You remember the old children’s story with the mouse from the country and the mouse from the city? It’s one of those fables with a moral and whatnot. Bruised is a country mouse, city mouse kind of story, only without the moral 😉
There’s the country mouse – Billy, who comes from a small town outside of Dallas – and the city mouse – Johnson, who comes from Santa Barbara. Amusingly enough, there is also the disparity in their jobs. One is a white collar worker – Billy the lawyer – while the other is a blue collar worker – Johnson the garage mechanic.
Why write characters who come from such different backgrounds and lead disparate lives? Because it’s fun.It’s fun when they bump up against their differences – whether it’s as complicated as their ideals or as simple as having different names for the same thing. Johnson always has grease under his fingernails and his hands are callused, whereas Billy’s hands are clean and soft. One is a Top, the other a bottom.
But it’s all those differences that make it fun to watch them interact, watch them fall in love and hold on to each other despite those differences, or hey, maybe because of it – Top and bottom being the obvious case in point.
While there is nothing wrong at all in writing similar characters (hell, I have very much enjoyed writing twins where both men are similar in looks, personality and needs), it is great to have characters who come with build in conflict just by virtue of them being so very different.
Billy and Johnson are wonderful foils for each other and they made writing Bruised a blast.
smut fixes everything
Excerpt: “I’ve heard about this cobbler. Billy here tells me it’s better than sex.” Johnson decided that Billy really did look good with some color. Good enough to eat.
“Honey…” Faded gray-green eyes shone at him. “If Billy was having sex, do you really think he’d be here every Saturday night eating a widow’s chili?”
“Depends just how good the food is.” He winked at her and at Billy. She had a point, though. Billy was definitely footloose and fancy free, or he’d at least have been eating chili with a friend before now.
“Beer, Carol.” Billy shook his head, grinning, as she walked off. “Well, there’s a rousing interpretation of my Saturday nights, isn’t there? I suppose ‘I work hard’ doesn’t count as an excuse?”
“Hey, I don’t work any harder than I have to, and I can’t remember the last time I had any real fun.” He gave Billy a sympathetic smile. “Of course, we’re having fun now, aren’t we?”
“Yeah.” Billy grinned and relaxed back into the booth. “So, you from around here, Johnson? Or are you an import, too?”
“Yeah, I’m an import. I’m from the northwest originally. Jobs were hit and miss, though, and I decided to come on out and see what the big deal about California was.”
“Yeah? And have you found it? The big deal?”
Oh, that was a wink. That was flirting.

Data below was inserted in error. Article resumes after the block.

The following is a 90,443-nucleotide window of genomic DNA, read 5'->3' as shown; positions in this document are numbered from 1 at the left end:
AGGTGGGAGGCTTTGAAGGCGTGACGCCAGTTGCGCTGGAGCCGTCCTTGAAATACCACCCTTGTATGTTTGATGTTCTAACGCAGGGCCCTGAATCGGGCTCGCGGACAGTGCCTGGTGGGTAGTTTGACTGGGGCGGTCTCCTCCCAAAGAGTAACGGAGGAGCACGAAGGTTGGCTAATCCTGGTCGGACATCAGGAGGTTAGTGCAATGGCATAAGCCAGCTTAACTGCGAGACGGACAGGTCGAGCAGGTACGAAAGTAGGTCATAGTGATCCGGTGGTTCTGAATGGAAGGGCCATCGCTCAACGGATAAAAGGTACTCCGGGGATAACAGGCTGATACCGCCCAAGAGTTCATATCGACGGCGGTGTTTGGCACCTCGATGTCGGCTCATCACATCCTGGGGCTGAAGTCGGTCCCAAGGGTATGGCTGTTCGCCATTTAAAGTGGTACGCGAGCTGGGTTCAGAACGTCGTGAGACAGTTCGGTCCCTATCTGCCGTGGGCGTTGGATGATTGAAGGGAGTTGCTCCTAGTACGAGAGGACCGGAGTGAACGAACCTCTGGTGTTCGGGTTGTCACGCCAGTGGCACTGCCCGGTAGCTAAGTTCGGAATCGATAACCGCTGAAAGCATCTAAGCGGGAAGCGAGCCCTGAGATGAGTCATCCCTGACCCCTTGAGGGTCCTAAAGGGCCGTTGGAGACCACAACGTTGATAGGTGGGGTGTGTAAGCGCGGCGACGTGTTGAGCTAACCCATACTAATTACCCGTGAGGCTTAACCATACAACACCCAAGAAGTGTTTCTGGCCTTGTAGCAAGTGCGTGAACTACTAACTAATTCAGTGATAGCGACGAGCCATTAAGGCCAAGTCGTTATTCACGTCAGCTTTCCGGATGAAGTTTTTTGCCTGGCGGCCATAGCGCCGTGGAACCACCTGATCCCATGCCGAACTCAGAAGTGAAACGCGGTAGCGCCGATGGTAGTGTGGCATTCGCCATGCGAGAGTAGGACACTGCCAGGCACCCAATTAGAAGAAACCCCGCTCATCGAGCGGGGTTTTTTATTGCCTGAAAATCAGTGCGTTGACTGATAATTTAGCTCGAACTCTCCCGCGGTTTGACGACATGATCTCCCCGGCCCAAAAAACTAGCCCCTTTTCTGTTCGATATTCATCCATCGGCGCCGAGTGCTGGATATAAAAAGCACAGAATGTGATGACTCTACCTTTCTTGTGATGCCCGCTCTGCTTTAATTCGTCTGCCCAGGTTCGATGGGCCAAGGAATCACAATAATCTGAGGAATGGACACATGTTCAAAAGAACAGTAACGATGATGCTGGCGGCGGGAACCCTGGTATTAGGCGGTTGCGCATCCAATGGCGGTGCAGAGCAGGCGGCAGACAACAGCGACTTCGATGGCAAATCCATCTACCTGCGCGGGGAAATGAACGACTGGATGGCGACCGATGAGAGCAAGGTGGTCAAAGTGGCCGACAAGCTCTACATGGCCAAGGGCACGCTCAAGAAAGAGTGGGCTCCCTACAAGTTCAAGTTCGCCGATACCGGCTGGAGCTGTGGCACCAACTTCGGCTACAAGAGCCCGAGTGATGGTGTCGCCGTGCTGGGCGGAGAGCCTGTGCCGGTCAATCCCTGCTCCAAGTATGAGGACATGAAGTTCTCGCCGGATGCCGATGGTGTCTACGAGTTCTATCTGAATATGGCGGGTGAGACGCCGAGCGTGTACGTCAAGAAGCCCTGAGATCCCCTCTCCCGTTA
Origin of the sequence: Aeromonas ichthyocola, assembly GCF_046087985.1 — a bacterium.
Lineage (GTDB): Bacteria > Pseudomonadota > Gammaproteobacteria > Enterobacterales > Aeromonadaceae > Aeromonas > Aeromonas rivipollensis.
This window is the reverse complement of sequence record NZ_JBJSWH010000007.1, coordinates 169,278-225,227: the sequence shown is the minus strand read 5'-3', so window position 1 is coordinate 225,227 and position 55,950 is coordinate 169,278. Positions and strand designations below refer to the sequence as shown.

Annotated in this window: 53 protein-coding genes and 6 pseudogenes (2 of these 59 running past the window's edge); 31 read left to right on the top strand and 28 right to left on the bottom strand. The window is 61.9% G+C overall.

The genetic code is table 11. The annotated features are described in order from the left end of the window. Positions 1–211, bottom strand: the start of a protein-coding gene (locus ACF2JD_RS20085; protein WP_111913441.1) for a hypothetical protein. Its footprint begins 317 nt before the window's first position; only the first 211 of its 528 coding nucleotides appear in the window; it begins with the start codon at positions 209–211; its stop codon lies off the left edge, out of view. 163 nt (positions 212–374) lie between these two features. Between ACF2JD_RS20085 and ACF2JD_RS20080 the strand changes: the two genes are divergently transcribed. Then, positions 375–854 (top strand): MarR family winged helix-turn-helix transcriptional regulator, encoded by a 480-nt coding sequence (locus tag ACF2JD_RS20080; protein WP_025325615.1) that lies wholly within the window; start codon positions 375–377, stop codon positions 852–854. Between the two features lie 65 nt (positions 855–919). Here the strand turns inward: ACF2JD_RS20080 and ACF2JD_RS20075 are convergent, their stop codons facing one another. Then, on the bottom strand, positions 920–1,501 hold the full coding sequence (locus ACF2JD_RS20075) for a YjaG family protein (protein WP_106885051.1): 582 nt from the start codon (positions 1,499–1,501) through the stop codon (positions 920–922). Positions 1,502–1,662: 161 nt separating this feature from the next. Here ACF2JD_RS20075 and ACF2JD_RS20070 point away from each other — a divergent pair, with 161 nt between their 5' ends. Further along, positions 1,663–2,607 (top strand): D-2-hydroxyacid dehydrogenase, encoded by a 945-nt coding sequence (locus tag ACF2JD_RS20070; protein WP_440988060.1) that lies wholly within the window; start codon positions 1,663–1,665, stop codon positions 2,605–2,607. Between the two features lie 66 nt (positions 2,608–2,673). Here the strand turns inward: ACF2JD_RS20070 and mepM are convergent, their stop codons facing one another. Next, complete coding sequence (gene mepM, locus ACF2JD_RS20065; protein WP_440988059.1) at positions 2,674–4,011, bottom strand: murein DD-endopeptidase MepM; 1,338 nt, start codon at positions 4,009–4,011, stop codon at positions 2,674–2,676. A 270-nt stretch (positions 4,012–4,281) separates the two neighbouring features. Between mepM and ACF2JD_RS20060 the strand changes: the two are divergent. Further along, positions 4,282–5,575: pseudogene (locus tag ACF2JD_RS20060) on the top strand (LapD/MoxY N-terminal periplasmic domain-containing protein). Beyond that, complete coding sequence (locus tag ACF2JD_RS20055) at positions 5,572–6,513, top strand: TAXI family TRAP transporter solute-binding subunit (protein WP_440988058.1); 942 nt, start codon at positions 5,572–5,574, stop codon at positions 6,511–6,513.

“Not yet, but I live in hope. Maybe today’s my lucky day.” He could show Billy how it was done.
Those eyes looked him up and down. “Well, it looks like maybe I found the big deal, not you.”
Oh. Oh, that was nicely done. He gave Billy a warm smile that matched the warm spot in his middle. “Maybe you did.”
Their beers came, and Billy took a long drink, watching him over the top of the glass.
Johnson took a sip of his own, holding Billy’s eyes. The day was looking better and better all the time.
Visit the next stop on the tour to read more of this story!
Blurb for Bruised: Johnson and Billy come from different parts of the country, different backgrounds and different places in their lives. Maybe different is exactly what they both need.
Johnson figures it’s got to be a sign when cowboy Billy shows up at his garage after hours, just as he’s about to go find someone to spend the night with. He’s horny enough that a lot of guys would look good, but Billy seems special somehow.
Billy thinks Johnson’s the hottest ticket he’s seen since he moved to California from Texas, and after a good meal and some good fun, he takes Johnson home. They both find out they’re getting more than they bargained for. Can Johnson and Billy figure out why they feel so connected and can they make it last once reality sets back in?
Publisher’s Note: This book was previously released by another publisher. It has been revised and re-edited for release with Totally Bound Publishing.
About Sean Michael: Often referred to as “Space Cowboy” and “Gangsta of Love” while still striving for the moniker of “Maurice,” Sean Michael spends his days surfing, smutting, organising his immense gourd collection and fantasizing about one day retiring on a small secluded island peopled entirely by horseshoe crabs. While collecting vast amounts of vintage gay pulp novels and mood rings, Sean whiles away the hours between dropping the f-bomb and pursuing the kama sutra by channelling the long lost spirit of John Wayne and singing along with the soundtrack to “Chicago”.
A long-time writer of complicated haiku, currently Sean is attempting to learn the advanced arts of plate spinning and soap carving sex toys.
Barring any of that? He’ll stick with writing his stories, thanks, and rubbing pretty bodies together to see if they spark.